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IMG_20181221_151229290watermarkI love following food/health trends. I get a huge kick out of how things come into vogue, and then fall out of vogue. I’ve enjoyed the whole coconut oil and kale trend of the last 5 years (or maybe its been 10. Seems like forever.) I even sometimes poke fun at the million and one things you can do with coconut oil, including remineralize your teeth (um, yeah, not getting on that band wagon, but if it works for you, more power to you).

One of the latest trends is all things turmeric. You can google this spice and read all about its amazing abilities, some of which are actually backed up by real science (anti-inflammatory,  Alzheimer reduction). Used in Indian cuisine, and as part of the ancient practice of Ayurvedic Medicine, its a fairly uncommon spice in the American kitchen, except as part of that 17 year old bottle of curry powder in the back of your cupboard.

But because of its rising popularity, this cousin to ginger is often now available fresh at your local grocery store. Evidently the whole “golden milk latte” trend was started by Gwyneth Paltro on her website Goop (which was almost enough to make me never try it – because Goop is what you get when you have way too much money and way not enough science between your ears).

But I kept seeing the fresh turmeric roots at the grocery store. And with the increasing aches and pains of age and its reputation for being anti-inflammatory, I finally decided to give golden milk a try. My biggest worry, soon put to rest, was that it would taste like liquid curry. It does not.

Recipes vary. A lot. But the three things most have in common are turmeric (fresh or powdered), ginger (fresh or powdered) and black pepper. You’ll often see cinnamon, cardamon, star anise and clove included. I based my recipe off of one from Epicurious. Because yes, even they have gotten on the band wagon. And of course, coconut milk. Because for the love of all things holy, we need more coconut milk. Wink.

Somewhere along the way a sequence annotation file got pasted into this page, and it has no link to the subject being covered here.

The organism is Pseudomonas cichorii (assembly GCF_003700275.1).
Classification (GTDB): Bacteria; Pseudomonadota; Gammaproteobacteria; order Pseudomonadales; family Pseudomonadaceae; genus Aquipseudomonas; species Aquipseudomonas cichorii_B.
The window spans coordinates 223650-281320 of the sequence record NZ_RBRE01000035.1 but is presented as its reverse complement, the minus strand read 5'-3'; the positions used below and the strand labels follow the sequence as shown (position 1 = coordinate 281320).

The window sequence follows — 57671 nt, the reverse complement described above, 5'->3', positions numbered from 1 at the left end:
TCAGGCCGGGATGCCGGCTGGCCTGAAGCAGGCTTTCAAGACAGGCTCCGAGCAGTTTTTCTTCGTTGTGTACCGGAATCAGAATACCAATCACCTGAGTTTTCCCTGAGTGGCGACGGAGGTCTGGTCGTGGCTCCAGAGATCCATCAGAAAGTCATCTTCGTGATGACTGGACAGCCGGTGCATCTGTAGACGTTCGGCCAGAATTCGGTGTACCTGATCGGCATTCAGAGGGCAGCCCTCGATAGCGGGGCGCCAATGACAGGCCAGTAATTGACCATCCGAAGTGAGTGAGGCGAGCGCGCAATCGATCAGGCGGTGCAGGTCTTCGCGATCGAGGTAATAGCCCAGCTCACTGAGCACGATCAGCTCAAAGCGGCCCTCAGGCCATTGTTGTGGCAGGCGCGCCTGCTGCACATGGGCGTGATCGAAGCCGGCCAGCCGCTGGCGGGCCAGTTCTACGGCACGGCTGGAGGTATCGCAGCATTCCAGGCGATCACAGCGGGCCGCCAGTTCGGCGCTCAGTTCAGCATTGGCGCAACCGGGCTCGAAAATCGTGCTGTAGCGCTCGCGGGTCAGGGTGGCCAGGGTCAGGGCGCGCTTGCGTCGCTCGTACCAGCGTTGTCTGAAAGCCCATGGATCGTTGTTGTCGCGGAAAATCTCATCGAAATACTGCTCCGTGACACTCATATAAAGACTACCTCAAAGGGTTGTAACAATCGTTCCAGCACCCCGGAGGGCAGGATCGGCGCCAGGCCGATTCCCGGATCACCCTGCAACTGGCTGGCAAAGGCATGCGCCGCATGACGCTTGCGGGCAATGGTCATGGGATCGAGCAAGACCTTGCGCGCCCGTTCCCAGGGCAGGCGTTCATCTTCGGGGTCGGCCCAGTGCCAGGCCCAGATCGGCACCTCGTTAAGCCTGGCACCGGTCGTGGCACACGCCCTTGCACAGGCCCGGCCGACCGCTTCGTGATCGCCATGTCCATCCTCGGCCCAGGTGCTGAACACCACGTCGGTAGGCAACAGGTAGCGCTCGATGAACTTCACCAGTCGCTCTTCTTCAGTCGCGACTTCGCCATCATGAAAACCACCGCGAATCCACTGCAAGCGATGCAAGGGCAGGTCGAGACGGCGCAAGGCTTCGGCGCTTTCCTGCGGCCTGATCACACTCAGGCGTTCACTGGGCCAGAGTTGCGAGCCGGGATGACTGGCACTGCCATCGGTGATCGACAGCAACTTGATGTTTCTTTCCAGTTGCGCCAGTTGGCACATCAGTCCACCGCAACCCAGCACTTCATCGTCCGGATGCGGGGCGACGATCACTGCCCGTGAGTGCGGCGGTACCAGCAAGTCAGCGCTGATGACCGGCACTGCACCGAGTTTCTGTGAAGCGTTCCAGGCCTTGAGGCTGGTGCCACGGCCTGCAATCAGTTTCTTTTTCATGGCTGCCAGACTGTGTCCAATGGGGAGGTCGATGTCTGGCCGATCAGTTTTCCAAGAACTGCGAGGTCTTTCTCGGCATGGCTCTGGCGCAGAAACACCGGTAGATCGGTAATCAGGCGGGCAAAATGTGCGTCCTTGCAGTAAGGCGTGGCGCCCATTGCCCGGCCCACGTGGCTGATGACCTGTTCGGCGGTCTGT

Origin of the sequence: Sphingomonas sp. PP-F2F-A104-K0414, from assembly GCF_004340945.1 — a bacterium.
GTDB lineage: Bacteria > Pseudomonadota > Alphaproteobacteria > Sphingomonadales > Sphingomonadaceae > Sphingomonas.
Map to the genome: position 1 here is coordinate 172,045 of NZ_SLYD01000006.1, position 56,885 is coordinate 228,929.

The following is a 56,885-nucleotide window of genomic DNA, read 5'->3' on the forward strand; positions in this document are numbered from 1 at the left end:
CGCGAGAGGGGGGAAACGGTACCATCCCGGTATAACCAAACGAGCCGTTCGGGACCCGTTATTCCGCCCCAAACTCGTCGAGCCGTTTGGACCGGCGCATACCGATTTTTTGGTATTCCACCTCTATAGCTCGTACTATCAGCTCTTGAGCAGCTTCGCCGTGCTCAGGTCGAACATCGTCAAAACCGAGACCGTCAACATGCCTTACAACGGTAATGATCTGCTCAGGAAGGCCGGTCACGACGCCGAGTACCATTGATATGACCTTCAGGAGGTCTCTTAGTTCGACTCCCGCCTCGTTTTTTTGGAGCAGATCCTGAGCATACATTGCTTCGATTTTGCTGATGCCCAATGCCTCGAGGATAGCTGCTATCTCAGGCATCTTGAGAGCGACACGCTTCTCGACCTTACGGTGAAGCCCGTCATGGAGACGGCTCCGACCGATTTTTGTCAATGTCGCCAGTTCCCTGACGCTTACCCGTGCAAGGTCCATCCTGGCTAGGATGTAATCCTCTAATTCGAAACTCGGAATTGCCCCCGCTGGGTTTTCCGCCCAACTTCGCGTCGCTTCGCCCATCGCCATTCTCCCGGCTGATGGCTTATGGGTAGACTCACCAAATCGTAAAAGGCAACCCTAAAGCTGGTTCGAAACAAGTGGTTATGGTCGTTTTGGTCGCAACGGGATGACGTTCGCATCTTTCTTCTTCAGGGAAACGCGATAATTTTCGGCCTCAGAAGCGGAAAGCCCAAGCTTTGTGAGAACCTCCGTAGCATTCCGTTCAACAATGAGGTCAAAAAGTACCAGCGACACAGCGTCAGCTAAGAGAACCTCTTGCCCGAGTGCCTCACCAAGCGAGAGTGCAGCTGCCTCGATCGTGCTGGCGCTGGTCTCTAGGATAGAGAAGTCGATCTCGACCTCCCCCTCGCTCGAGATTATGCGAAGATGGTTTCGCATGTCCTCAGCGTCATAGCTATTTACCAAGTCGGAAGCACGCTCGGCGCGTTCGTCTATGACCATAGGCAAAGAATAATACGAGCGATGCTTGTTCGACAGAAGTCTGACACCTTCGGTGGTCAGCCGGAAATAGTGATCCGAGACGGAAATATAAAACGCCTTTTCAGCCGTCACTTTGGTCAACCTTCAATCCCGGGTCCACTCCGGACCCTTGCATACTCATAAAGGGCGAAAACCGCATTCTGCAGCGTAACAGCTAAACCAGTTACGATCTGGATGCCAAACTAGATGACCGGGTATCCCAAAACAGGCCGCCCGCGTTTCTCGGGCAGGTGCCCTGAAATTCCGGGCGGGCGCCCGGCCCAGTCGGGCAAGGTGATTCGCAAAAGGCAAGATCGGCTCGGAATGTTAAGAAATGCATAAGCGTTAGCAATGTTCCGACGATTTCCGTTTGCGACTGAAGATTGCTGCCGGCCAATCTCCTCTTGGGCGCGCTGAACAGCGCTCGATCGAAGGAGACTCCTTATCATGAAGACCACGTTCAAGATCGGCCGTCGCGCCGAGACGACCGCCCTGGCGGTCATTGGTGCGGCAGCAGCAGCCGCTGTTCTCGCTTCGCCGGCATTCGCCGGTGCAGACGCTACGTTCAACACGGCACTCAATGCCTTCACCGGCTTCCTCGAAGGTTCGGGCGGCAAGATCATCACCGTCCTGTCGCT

You can just throw all of these powdered spices into a hot milk of your choice (cow, nut or otherwise), stir and drink. In fact, you can buy premade mixes that do the combining for you. But the spices don’t tend to stay suspended in the milk, and like hot cocoa, if you don’t keep swirling your mug between sips,  you have a really gritty mouthful at the end. Other recipes have you simmer the whole spices in milk. But who has time to do that on a daily basis? And the milk tends to separate during the long simmering.

So I take the same approach I do with my chai concentrate, and make a turmeric/spice concentrate with water, strain and store in the refrigerator, and then mix it half and half with my milk of choice when I want a mug. The concentrate will store in the fridge for at least 3 or 4 days.

Miles Away Farm Golden Milk Concentrate

  • Servings: 6-8
  • Difficulty: easy
  • Print

An anti-inflammatory turmeric tea worth sipping.

  • 2 small fresh turmeric roots, skin on, sliced thin (it has a lovely spicy earthy grassy smell)
  • 2 inches of fresh ginger root, skin on, sliced thin
  • 2 cinnamon sticks
  • 1/2 tsp whole peppercorns
  • 4 cups water

Bring mixture to a low simmer, cover, and simmer for 30 minutes to an hour. Short on time? Bring to a boil, turn off heat, and let it seep on the stove until its at room temperature.

Strain and store in the refrigerator.

To make a mug of “golden milk”, use equal measurements of milk of your choice (honestly, I like regular old cows milk) and spice concentrate and heat in the microwave or in a pot on the stove until hot. Stir in a spoonful of canned coconut milk (I just can’t do actual coconut oil here – its just an oil slick on the surface) and sweetener of choice if desired. I prefer honey.

Note: Turmeric STAINS. Which you know if you’ve ever made curry and stirred it with a wooden or rubber spoon. It’s actually used as a natural colorant in soaps. So, be careful not to spill and assume your cutting board will look a little weird after slicing fresh turmeric.

© Miles Away Farm 2018, where we’re miles away from jumping on every band wagon, but think this one might just be worth doing. Turmeric milk is evidently an Indian mother’s equivalent of a Jewish mother’s chicken soup for curing what ails you. And who am I to question mothers! AND, after 9 years, I’m finally able to embed recipes for easy printing. Now to go back and do that to all the ones I’ve written. Ugh.

Jennifer Kleffner

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